[Beowulf] A couple of interesting comments

Gerry Creager gerry.creager at tamu.edu
Wed Sep 24 07:33:57 PDT 2008

Prentice Bisbal wrote:
> Oops. e-mailed to the wrong address. The cat's out of the bag now! No
> big deal.  I was 50/50 about CC-ing the list, anyway. Just remove the
> phrase "off-list" in the first sentence, and that last bit about not
> posting to the list because...
> Great. I'll never get a job that requires security clearance now! ;)
> --
> Prentice <---- still can't figure out how to use e-mail properly

Recently, I was proven to be unable to handle spreadsheets.  That can be 
embarrassing when I claim to be able to manage and write numerical models...

> Prentice Bisbal wrote:
>> Gerry,
>> I wanted to let you know off-list that I'm going through the same
>> problems right now. I thought you'd like to know you're not alone.  We
>> purchased a cluster from the *allegedly* same vendor. The PXE boot and
>> keyboard errors were the least of our problems.
>> First, our cluster was delayed 2 months due to shortages of the network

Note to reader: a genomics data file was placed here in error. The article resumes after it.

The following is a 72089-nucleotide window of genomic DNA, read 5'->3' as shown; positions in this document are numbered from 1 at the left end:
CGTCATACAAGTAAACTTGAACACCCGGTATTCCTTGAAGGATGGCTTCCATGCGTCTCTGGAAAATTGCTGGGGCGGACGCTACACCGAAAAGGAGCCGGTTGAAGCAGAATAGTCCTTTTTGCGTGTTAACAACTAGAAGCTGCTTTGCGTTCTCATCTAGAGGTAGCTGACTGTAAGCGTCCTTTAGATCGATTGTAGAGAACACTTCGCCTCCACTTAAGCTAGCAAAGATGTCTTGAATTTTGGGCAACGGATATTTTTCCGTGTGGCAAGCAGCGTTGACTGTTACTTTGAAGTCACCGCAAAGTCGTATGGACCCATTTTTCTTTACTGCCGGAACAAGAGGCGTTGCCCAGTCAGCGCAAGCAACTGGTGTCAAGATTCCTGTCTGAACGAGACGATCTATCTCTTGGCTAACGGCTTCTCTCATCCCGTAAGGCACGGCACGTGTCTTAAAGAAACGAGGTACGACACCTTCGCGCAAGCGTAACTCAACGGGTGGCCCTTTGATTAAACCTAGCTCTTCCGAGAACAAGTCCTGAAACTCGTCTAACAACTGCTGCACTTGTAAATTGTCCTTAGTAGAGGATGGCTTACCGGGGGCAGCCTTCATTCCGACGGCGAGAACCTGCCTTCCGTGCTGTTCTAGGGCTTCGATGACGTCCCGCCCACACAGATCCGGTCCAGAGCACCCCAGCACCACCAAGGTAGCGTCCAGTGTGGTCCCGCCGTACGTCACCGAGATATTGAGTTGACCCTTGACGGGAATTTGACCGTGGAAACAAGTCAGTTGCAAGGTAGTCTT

>> hardware we specified. It was not the vendor standard for clustering,
>> but still a brand they resold.
>> When it did arrive, the doors were damaged by the inadequately equipped
>> delivery co.
>> When the technician arrived to finish setting up the cluster, he
>> discovered that the IB cables provided were too short to be within spec:
>> the bend radius would be too tight, and were too short to be supported
>> from above the connectors.
>> And, the final problem I'm going to mention: the fiber network cables to
>> connect our ethernet switches to each other (we have Ethernet and IB
>> networks in this cluster) were missing.
>> It's been over two weeks since our cluster arrived, and one week since
>> the technician noticed these shortages and reported them. Still haven't
>> had these problems rectified, and the technician will have to fly to our
>> site again in a couple weeks to complete the installation.
>> I'm writing an article about this experience for Doug to publish. I
>> haven't posted this to the mailing list b/c I'm not sure what my
>> management will be happy with me sharing (the article will be reviewed